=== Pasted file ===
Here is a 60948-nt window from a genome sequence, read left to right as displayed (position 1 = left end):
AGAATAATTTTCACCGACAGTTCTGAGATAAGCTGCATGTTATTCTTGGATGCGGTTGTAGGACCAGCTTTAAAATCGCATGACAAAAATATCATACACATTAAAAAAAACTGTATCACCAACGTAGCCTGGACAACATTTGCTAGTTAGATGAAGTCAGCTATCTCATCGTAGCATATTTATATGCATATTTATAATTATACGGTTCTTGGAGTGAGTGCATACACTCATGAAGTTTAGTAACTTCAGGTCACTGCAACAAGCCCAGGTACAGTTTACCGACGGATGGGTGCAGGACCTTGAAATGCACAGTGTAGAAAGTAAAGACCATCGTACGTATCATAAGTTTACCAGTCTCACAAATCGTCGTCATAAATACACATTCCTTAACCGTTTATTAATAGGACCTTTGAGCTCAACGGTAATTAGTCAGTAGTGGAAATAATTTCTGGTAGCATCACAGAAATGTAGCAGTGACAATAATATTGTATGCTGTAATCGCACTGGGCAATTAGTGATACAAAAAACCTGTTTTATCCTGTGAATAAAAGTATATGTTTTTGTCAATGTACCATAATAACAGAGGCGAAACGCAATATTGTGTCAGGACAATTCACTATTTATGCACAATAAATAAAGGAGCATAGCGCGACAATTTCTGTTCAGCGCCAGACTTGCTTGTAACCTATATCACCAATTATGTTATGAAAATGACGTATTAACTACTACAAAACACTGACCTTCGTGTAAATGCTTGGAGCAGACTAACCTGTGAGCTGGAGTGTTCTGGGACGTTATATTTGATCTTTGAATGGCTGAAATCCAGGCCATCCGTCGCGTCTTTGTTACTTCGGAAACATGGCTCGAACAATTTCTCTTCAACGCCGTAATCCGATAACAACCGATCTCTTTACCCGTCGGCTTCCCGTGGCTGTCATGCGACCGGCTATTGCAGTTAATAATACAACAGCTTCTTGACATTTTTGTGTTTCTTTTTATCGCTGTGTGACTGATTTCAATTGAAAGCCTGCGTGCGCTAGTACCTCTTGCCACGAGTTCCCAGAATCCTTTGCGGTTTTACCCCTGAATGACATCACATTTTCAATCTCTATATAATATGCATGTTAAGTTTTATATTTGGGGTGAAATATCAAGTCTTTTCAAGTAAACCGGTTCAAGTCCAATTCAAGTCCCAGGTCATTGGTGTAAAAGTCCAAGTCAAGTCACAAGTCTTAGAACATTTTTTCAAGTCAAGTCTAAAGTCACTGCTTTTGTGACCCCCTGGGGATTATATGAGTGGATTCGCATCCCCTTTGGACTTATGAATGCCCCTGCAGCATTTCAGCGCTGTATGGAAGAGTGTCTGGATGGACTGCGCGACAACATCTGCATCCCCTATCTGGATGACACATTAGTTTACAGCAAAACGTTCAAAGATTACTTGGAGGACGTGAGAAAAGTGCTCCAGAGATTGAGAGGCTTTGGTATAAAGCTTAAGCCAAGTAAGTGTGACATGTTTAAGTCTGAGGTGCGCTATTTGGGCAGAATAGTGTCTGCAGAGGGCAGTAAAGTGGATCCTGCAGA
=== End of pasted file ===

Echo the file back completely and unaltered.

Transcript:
Here is a 60948-nt window from a genome sequence, read left to right as displayed (position 1 = left end):
AGAATAATTTTCACCGACAGTTCTGAGATAAGCTGCATGTTATTCTTGGATGCGGTTGTAGGACCAGCTTTAAAATCGCATGACAAAAATATCATACACATTAAAAAAAACTGTATCACCAACGTAGCCTGGACAACATTTGCTAGTTAGATGAAGTCAGCTATCTCATCGTAGCATATTTATATGCATATTTATAATTATACGGTTCTTGGAGTGAGTGCATACACTCATGAAGTTTAGTAACTTCAGGTCACTGCAACAAGCCCAGGTACAGTTTACCGACGGATGGGTGCAGGACCTTGAAATGCACAGTGTAGAAAGTAAAGACCATCGTACGTATCATAAGTTTACCAGTCTCACAAATCGTCGTCATAAATACACATTCCTTAACCGTTTATTAATAGGACCTTTGAGCTCAACGGTAATTAGTCAGTAGTGGAAATAATTTCTGGTAGCATCACAGAAATGTAGCAGTGACAATAATATTGTATGCTGTAATCGCACTGGGCAATTAGTGATACAAAAAACCTGTTTTATCCTGTGAATAAAAGTATATGTTTTTGTCAATGTACCATAATAACAGAGGCGAAACGCAATATTGTGTCAGGACAATTCACTATTTATGCACAATAAATAAAGGAGCATAGCGCGACAATTTCTGTTCAGCGCCAGACTTGCTTGTAACCTATATCACCAATTATGTTATGAAAATGACGTATTAACTACTACAAAACACTGACCTTCGTGTAAATGCTTGGAGCAGACTAACCTGTGAGCTGGAGTGTTCTGGGACGTTATATTTGATCTTTGAATGGCTGAAATCCAGGCCATCCGTCGCGTCTTTGTTACTTCGGAAACATGGCTCGAACAATTTCTCTTCAACGCCGTAATCCGATAACAACCGATCTCTTTACCCGTCGGCTTCCCGTGGCTGTCATGCGACCGGCTATTGCAGTTAATAATACAACAGCTTCTTGACATTTTTGTGTTTCTTTTTATCGCTGTGTGACTGATTTCAATTGAAAGCCTGCGTGCGCTAGTACCTCTTGCCACGAGTTCCCAGAATCCTTTGCGGTTTTACCCCTGAATGACATCACATTTTCAATCTCTATATAATATGCATGTTAAGTTTTATATTTGGGGTGAAATATCAAGTCTTTTCAAGTAAACCGGTTCAAGTCCAATTCAAGTCCCAGGTCATTGGTGTAAAAGTCCAAGTCAAGTCACAAGTCTTAGAACATTTTTTCAAGTCAAGTCTAAAGTCACTGCTTTTGTGACCCCCTGGGGATTATATGAGTGGATTCGCATCCCCTTTGGACTTATGAATGCCCCTGCAGCATTTCAGCGCTGTATGGAAGAGTGTCTGGATGGACTGCGCGACAACATCTGCATCCCCTATCTGGATGACACATTAGTTTACAGCAAAACGTTCAAAGATTACTTGGAGGACGTGAGAAAAGTGCTCCAGAGATTGAGAGGCTTTGGTATAAAGCTTAAGCCAAGTAAGTGTGACATGTTTAAGTCTGAGGTGCGCTATTTGGGCAGAATAGTGTCTGCAGAGGGCAGTAAAGTGGATCCTGCAGA